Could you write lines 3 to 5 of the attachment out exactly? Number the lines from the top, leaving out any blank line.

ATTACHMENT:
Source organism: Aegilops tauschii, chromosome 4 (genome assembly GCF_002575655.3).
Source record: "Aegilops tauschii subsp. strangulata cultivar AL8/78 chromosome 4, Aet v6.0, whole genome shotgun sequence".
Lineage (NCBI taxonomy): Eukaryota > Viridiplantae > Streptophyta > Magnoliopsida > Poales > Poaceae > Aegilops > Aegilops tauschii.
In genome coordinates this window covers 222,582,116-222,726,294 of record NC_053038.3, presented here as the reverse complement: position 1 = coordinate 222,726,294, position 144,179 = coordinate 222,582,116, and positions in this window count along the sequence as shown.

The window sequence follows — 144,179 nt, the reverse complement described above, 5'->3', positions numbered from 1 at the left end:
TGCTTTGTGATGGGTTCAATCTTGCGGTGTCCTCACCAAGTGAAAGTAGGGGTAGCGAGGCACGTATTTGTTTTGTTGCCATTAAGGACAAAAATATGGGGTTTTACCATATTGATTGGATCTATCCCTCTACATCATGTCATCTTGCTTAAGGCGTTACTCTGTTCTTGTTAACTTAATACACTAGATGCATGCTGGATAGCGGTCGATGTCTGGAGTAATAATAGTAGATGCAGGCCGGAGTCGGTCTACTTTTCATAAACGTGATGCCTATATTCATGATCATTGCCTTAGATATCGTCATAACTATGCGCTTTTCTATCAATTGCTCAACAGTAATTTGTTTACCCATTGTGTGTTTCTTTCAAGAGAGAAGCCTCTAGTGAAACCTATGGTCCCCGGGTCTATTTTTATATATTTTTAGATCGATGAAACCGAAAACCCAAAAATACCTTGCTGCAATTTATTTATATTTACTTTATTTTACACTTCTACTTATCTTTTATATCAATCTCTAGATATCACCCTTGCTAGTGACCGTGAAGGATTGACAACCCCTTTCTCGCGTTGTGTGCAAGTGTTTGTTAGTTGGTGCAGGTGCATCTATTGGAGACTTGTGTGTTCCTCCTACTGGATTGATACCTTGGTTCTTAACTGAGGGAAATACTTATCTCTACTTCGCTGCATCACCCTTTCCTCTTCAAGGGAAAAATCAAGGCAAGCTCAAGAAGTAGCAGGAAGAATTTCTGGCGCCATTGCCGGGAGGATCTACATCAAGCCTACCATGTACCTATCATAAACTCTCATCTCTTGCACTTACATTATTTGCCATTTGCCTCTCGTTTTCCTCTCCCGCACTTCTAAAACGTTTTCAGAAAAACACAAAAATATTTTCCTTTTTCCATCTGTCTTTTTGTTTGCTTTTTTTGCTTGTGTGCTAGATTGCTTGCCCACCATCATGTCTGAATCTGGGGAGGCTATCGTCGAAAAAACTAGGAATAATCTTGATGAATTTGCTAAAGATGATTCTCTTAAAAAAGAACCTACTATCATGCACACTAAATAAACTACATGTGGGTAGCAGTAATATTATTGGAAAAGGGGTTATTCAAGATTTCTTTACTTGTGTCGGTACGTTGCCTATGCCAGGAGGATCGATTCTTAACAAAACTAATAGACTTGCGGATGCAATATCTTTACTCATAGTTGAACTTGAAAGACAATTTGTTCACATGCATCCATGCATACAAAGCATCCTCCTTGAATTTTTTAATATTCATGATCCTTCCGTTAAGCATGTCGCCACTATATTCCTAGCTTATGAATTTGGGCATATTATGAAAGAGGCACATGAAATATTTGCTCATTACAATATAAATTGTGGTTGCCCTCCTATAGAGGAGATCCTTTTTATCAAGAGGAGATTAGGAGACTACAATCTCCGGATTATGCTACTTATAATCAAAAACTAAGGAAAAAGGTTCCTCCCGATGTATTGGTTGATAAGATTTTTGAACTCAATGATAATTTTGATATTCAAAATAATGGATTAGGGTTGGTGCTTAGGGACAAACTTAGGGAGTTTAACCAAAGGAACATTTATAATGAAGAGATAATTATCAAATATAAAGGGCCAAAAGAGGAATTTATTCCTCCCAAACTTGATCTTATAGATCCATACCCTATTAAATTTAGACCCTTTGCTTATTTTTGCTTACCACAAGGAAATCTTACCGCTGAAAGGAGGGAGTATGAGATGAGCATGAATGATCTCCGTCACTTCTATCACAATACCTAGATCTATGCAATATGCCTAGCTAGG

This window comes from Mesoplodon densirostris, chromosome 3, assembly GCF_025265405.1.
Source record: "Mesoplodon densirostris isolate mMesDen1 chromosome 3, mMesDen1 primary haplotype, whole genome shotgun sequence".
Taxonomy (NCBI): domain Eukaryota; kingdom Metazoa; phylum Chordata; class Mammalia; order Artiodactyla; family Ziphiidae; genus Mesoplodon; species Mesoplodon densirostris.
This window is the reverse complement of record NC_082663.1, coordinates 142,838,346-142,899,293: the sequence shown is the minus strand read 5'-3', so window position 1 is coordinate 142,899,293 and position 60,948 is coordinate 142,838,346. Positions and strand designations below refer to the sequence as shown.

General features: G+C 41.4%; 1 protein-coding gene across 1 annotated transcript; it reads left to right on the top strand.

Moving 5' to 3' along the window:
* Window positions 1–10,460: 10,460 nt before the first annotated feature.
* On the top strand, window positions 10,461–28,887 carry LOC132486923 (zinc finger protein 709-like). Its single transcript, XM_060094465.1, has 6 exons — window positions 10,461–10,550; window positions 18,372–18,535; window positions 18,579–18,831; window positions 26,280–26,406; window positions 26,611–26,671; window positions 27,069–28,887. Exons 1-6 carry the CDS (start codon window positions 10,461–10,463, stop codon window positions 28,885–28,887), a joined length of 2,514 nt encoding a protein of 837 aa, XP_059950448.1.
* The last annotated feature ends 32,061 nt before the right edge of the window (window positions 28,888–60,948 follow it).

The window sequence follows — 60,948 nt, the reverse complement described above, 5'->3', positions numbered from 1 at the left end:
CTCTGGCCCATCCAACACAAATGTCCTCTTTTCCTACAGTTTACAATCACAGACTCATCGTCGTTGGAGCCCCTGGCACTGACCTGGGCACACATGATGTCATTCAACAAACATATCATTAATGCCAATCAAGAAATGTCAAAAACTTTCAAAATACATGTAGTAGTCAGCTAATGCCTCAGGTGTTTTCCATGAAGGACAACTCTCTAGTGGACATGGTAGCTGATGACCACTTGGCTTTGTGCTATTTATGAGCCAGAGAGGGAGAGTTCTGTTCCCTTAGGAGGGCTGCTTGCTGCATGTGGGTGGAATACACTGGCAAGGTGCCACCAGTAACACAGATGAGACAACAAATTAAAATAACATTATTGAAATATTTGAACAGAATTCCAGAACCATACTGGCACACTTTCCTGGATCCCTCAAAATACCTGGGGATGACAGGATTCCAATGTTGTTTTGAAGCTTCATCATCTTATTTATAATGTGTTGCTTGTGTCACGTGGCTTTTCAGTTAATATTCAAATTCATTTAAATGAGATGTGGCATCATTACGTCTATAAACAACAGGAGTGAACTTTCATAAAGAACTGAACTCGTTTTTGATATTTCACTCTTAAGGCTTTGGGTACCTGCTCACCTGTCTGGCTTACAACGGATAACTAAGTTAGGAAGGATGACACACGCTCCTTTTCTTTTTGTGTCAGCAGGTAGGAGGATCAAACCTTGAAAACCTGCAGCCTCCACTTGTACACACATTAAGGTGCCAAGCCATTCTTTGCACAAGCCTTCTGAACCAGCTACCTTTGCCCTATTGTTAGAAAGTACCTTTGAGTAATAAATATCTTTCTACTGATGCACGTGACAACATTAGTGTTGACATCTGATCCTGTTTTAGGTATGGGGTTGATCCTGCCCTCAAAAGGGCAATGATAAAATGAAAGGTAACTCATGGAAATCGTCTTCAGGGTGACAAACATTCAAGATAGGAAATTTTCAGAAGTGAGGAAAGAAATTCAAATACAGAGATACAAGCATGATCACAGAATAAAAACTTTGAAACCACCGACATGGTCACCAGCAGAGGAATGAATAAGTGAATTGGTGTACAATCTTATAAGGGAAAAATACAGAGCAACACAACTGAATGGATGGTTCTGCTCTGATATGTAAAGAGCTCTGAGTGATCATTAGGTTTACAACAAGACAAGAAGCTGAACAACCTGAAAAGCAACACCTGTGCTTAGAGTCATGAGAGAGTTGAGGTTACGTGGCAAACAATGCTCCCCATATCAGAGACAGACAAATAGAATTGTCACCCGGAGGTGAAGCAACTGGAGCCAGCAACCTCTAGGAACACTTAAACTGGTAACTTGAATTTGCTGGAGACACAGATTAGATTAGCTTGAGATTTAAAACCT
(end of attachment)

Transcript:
Lineage (NCBI taxonomy): Eukaryota > Viridiplantae > Streptophyta > Magnoliopsida > Poales > Poaceae > Aegilops > Aegilops tauschii.
In genome coordinates this window covers 222,582,116-222,726,294 of record NC_053038.3, presented here as the reverse complement: position 1 = coordinate 222,726,294, position 144,179 = coordinate 222,582,116, and positions in this window count along the sequence as shown.

The window sequence follows — 144,179 nt, the reverse complement described above, 5'->3', positions numbered from 1 at the left end: